Basements are the perfect breeding ground for a mold or mildew problem. Mold and mildew growth occur when high humidity and organic materials are present. A musty smell in your home is a likely indication of water leaks, high humidity, or mold growth. You might notice mold stains on drywall, carpeting, furniture, or items stored in the basement. Keep an eye out for other signs of water intrusion, such as peeling paint, wall discoloration, or increased allergy symptoms. If your basement smells like cat urine and the problem isn’t caused by a cat living in the home, this could be an indication of a mold problem. Basement mold should be dealt with immediately and preventative measures should be taken to avoid negative affects to indoor air quality.
A leaky crack in a basement wall.
Water can cause cracks in the foundation. Foundation cracks can allow water into the basement. When water accumulates against the foundation due to poor drainage, hydrostatic pressure forces the water through cracks and gaps in the foundation walls. When water seeps through a crack in the foundation, there’s an increased risk of mold and mildew growth. Foundation cracks should be sealed to keep out water and moisture, but it’s more important to divert water away from the foundation with proper drainage. While most basement cracks are nothing to worry about, horizontal wall cracks and bulging walls are typically caused by hydrostatic pressure and require professional foundation repair.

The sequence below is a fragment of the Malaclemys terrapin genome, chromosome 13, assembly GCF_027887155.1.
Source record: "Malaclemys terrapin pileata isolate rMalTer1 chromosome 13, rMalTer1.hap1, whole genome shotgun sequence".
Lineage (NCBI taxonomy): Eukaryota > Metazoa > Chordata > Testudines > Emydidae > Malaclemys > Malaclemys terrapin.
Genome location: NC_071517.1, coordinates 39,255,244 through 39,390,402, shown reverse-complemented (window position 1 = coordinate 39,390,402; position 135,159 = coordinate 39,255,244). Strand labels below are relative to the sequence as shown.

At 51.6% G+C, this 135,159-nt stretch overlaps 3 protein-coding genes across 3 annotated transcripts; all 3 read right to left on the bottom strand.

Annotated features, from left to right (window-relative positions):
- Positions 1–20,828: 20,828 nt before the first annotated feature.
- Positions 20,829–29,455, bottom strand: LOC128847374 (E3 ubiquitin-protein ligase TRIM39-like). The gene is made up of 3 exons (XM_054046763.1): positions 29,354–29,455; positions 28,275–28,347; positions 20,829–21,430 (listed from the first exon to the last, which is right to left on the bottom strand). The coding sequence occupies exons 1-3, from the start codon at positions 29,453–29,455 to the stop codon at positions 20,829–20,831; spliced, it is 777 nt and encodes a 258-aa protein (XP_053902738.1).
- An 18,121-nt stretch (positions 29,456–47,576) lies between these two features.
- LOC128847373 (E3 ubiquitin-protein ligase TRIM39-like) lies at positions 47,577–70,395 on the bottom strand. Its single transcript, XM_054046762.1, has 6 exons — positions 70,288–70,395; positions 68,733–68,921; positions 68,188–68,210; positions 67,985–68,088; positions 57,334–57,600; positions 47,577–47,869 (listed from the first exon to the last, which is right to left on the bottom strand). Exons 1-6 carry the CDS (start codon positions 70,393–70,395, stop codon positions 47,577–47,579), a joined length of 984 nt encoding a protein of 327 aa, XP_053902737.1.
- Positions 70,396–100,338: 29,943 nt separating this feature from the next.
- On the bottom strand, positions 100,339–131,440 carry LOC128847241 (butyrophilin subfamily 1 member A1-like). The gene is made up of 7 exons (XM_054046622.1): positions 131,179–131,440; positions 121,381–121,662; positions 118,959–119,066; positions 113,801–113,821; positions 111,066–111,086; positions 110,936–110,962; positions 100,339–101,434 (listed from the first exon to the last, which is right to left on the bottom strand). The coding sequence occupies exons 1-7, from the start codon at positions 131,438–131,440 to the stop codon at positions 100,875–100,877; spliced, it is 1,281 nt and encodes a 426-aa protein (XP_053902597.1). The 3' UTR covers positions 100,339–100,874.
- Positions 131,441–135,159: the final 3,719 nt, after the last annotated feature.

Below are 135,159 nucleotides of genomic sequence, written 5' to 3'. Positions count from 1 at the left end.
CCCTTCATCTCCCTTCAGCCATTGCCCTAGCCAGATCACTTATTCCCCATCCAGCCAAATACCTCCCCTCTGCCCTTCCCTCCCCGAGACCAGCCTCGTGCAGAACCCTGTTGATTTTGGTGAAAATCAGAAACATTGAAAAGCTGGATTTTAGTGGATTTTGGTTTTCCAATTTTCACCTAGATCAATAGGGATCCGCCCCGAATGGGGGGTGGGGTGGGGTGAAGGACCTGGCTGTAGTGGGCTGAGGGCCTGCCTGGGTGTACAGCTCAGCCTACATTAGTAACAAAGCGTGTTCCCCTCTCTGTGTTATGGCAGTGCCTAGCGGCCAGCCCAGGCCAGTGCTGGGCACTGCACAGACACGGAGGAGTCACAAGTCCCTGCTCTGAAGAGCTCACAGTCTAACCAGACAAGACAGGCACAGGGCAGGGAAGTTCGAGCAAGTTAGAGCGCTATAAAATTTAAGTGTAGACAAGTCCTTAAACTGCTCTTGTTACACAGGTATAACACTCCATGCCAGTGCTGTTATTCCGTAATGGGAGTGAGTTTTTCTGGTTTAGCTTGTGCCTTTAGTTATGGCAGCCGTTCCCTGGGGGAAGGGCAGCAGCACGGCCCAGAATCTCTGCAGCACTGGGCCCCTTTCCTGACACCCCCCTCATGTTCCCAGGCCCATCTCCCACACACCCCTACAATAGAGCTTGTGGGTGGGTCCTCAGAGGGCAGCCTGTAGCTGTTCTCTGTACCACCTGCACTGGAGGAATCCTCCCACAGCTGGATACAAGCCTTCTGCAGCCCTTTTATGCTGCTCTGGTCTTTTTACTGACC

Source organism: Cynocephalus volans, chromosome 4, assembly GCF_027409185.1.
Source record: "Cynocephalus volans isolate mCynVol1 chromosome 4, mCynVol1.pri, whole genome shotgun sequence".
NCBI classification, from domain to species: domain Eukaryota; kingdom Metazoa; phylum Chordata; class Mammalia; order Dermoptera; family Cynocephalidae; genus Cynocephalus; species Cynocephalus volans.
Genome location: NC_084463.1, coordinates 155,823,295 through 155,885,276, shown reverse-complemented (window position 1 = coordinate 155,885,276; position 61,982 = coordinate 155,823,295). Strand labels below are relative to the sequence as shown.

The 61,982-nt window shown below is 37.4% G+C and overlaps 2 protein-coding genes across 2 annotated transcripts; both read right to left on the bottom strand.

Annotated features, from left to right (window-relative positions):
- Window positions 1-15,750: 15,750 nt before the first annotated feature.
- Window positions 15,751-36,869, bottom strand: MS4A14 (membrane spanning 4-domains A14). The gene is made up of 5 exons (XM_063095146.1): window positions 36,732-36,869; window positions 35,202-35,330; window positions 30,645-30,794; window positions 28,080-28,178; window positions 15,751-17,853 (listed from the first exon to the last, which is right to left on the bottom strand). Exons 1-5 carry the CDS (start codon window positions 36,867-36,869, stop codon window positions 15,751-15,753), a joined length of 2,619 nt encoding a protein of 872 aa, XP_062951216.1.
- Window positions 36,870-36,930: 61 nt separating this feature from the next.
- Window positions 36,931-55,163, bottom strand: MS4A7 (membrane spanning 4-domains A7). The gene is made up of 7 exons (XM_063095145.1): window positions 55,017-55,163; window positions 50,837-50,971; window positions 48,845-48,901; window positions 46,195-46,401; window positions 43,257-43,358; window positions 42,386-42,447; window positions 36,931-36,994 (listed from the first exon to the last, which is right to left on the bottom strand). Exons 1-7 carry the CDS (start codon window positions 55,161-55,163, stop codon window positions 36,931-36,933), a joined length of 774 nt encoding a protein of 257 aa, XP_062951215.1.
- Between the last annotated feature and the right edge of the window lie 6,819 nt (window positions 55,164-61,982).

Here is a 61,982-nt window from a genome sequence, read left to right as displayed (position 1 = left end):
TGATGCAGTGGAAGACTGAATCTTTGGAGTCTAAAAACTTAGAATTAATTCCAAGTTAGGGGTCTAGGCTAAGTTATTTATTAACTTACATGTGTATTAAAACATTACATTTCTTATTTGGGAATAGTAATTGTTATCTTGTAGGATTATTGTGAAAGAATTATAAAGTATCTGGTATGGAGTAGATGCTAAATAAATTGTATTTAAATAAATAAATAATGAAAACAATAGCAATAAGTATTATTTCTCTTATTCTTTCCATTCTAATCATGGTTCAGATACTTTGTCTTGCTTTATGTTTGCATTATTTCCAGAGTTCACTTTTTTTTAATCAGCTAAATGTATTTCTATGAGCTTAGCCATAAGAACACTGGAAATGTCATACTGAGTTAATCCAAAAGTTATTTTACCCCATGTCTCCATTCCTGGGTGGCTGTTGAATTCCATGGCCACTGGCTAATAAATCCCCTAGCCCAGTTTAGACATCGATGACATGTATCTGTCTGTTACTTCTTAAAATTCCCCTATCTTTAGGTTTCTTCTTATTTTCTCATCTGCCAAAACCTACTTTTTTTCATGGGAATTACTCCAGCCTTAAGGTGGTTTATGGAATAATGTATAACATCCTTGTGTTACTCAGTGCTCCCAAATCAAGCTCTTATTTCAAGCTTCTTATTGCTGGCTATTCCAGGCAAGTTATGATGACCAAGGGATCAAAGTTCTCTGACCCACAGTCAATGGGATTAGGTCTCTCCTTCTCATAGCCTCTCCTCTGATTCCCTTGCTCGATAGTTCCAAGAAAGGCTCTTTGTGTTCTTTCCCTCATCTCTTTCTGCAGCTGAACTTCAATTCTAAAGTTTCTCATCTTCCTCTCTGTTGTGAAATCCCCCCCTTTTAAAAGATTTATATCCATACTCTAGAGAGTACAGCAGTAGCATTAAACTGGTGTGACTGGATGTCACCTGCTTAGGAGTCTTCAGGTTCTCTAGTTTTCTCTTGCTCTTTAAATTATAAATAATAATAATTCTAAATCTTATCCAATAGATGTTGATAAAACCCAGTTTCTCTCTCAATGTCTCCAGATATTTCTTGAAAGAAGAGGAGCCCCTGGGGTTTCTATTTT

A white, chalky stain is left where the basement wall was wet or damp.
When water evaporates it leaves behind minerals, causing white, chalky stains called efflorescence, on concrete basement walls and floors. Efflorescence can occur wherever there’s excess moisture moving through the basement walls or floor. Common entry points include cracks, along the wall-floor joint, or through the porous concrete. Although there might not be obvious water leaks or puddles of water, the white stains are a common sign of water damage. Efflorescence isn’t harmful and can be easily cleaned, but the source of the water problem should be dealt with to keep the stains from coming back.
Paint peeling off a moist basement wall.